Cannabis – Know the trichomes

Dr Sona A Pungavkar
Trichomesare living cells,found on the surface of the Cannabis plants, usually on the flowers, but can also be seen on the stems and leaves. These are outgrowths of the epidermis, resembling hairs. These are shaped differently ranging from thin branches, to star shape, short and curly or long and straight. Trichomes cause the glistening appearance of the tips of the Cannabis plant and also it’s sticky feel. These appear as crystals or frost, having a whitish appearance
The trichomes have protective functions as the mammalian hair, including protection from insects, animals, wind, frost and to avoid water loss by providing a cover.
Trichomes can be non-glandular and glandular. Non-glandular trichomes predominantly have a protective function and do not produce the psychoactive compounds.
Three main types of glandular trichomes are found in the Cannabis plant. These include bulbous, capitate–sessile and capitate-stalked.
Bulbous trichomes are the smallest types of glandular trichomes and are hardly visible to the naked eye. These measure 10-30 micrometers in length and are less abundant of the three. Each bulbous trichome is constituted by few cells in a short stalk and a bulb-like tip, which secretes the sticky material or the resin.
Capitate sessile trichomes are medium in size measuring between 25 to 100 micrometers in length. These are more abundant than the bulbous variety, covering the Cannabis plant. A single cell stalk and a round gland at the tip makes up the capitate sessile trichome. The gland at the top is made up of few cells giving it a rosette appearance.
Capitate stalked trichomes are the largest of the three measuring from 50 to 500 micrometers. These are also the most abundant and also produce higher concentrations of the Cannabinoids and other compounds. Appearing at the time of flowering, these trichomes coat the calyces, which are found around the newly formed buds. These can be visualised with the naked eye, as having elongated stalks with swollen glandular heads. The growers concentrate on these trichomes to assess the time for harvesting.
The glandular trichomes produce the main ingredients of the compounds, namely the  cannabinoids, terpenes, and flavonoids, including THC and other phytocannabinoids. We already know that phyocannabinoids produced by the cannabis plant produce numerous psychotropic and therapeutic effects by interacting with the endocannabinoid receptor system of the body. Terpenesand flavonoids are compounds predominantly providing the aroma and flavors and enhance the effect of the phytocannabinoids.  
Cannabinoids, terpenes, and flavonoids are produced within the trichome cells through biosynthesis. This process utilizes specific enzymes,which initiate and continue chemical reactions on simple substrates to produce complex molecules.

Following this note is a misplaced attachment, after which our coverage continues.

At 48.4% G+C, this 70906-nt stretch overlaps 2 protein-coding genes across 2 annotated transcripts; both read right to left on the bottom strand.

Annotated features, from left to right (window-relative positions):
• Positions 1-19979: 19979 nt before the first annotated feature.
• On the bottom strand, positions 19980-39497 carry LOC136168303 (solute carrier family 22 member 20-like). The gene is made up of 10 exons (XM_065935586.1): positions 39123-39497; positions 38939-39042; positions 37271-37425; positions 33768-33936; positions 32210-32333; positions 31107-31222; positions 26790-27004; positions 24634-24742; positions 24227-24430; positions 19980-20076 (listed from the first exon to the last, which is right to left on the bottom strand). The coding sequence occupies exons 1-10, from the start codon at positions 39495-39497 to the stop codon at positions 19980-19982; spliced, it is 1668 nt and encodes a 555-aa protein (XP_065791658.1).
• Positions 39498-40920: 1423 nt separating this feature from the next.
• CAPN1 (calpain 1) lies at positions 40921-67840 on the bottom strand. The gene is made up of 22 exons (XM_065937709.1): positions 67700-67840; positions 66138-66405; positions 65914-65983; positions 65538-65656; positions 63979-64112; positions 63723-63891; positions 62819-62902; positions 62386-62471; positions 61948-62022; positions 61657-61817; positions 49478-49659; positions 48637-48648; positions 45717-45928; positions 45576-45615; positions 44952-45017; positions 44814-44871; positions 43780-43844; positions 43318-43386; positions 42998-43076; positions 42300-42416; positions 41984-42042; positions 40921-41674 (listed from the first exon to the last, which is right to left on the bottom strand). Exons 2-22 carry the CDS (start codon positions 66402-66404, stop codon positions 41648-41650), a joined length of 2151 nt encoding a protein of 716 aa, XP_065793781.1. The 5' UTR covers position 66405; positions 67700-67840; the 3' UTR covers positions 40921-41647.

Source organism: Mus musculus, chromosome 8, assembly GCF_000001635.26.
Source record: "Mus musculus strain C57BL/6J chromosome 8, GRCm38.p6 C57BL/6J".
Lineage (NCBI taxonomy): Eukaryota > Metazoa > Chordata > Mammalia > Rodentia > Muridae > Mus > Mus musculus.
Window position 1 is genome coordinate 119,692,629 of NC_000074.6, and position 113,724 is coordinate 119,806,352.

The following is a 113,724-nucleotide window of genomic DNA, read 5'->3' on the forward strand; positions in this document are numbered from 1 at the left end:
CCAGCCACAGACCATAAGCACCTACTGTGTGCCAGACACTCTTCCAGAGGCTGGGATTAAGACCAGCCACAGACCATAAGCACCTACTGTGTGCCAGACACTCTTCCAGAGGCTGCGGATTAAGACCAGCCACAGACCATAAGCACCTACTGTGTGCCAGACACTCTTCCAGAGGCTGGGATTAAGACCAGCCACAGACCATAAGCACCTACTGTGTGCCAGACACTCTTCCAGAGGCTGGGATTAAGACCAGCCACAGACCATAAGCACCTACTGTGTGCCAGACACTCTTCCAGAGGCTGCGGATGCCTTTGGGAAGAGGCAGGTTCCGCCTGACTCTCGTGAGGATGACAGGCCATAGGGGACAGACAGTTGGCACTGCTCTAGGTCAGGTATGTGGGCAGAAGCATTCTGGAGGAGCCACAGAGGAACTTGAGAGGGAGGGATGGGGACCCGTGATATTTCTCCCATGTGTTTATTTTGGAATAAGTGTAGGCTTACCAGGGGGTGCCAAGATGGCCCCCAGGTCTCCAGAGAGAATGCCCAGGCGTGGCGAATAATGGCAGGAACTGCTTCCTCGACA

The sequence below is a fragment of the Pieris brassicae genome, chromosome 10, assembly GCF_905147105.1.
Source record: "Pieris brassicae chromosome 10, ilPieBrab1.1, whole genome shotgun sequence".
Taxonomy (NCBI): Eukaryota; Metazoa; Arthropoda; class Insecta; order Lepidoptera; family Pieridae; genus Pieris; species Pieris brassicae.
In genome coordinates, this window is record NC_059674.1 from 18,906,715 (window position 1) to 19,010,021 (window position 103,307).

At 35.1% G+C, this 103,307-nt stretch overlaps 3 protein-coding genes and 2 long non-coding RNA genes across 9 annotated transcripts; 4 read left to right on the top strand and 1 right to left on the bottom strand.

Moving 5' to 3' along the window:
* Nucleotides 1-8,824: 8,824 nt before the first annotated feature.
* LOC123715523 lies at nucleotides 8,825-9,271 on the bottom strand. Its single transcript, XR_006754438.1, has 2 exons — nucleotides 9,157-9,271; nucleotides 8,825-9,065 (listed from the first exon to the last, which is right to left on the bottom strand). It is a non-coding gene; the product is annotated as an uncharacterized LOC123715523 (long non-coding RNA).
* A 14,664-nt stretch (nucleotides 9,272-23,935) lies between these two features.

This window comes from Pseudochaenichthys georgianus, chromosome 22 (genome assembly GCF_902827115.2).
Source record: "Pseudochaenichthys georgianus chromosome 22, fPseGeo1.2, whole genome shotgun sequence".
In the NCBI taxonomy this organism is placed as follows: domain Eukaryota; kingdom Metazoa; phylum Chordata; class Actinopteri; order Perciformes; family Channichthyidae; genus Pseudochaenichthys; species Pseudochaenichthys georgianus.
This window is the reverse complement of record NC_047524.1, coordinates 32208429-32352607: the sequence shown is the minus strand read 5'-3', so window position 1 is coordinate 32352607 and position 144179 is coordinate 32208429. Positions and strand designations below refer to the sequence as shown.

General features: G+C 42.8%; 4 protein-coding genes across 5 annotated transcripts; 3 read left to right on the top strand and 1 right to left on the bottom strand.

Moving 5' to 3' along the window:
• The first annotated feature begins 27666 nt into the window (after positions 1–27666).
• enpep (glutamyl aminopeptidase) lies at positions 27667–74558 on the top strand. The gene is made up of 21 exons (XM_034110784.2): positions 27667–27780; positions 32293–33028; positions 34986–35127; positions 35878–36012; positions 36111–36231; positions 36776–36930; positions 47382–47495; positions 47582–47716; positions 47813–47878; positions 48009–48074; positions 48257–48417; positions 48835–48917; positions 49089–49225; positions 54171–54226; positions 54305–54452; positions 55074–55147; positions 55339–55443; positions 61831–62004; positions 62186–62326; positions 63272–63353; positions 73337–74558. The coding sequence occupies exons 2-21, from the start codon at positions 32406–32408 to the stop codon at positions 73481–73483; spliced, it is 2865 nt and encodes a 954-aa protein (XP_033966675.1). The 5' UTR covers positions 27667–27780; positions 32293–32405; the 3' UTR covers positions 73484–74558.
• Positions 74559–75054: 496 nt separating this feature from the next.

On a molecular level, the activity is as follows. Enzymes in the cells of the trichomesbind to one or two small molecules (substrates), attach the substrates to each other, then pass the small molecule down to another enzyme that processes it, making small changes to the small molecule (cyclization).
The first cannabinoid to be formed is CBGA or cannabigerolic acid from a biosynthetic reaction that joined two smaller pieces together. It contains a carboxylic acid group.
CBGA is the precursor to other natural phytocannabinoids, getting converted into THCA, CBDA, or CBCA via the respective enzyme.
On heating, carboxylic acid groups spontaneously break off the cannabinoid structures, forming carbon dioxide (CO2) gas.
This process is called decarboxylation and involves the loss of the acidic group.
For example, decarboxylated CBGA becomes CBG and THCA becomes THC. It is a degradation process and does not require enzymes and occurs after the plant is harvested.
So, the presence or absence and concentration of a certain enzyme will determine the predominance of a certain cannabinoid in a given strain.
When cannabis flower is harvested at the correct time and dried adequately, the most prominent cannabinoids will be the acidic forms of the cannabinoids (THCA, CBDA, CBCA, or CBGA). When treated with heat, as during smoking or manufacturing edibles, these molecules undergo decarboxylation. The decarboxylatedproducts include delta-9-THC, cannabidiol (CBD), and cannabichromene (CBC).
All these processes happen in the trichomes. As the trichomes are small, magnifying instruments are used to look for a clear or cloudy appearance. When the trichomes appear amber in colour, these are already ripe.
The appearance of the trichomes is important to decide the time for harvesting.When the pistils or the stalks appear white, it is too early to harvest.
Harvesting when 60-70% of trichomesare dark, allows for high levels of THC in the plant extract, while when more than 70 % of the trichomesare dark THC is converted into CBN, which has a more calming and anti-anxiety effect. This knowledge helps in choosing a strain with a particular cannabinoid in higher concentration. The goal is, usually, to harvest at a time when THC content is highest
The author is a Cannabis researcher, a senior radiologist and Vice President, Cannabis Health and Sciences.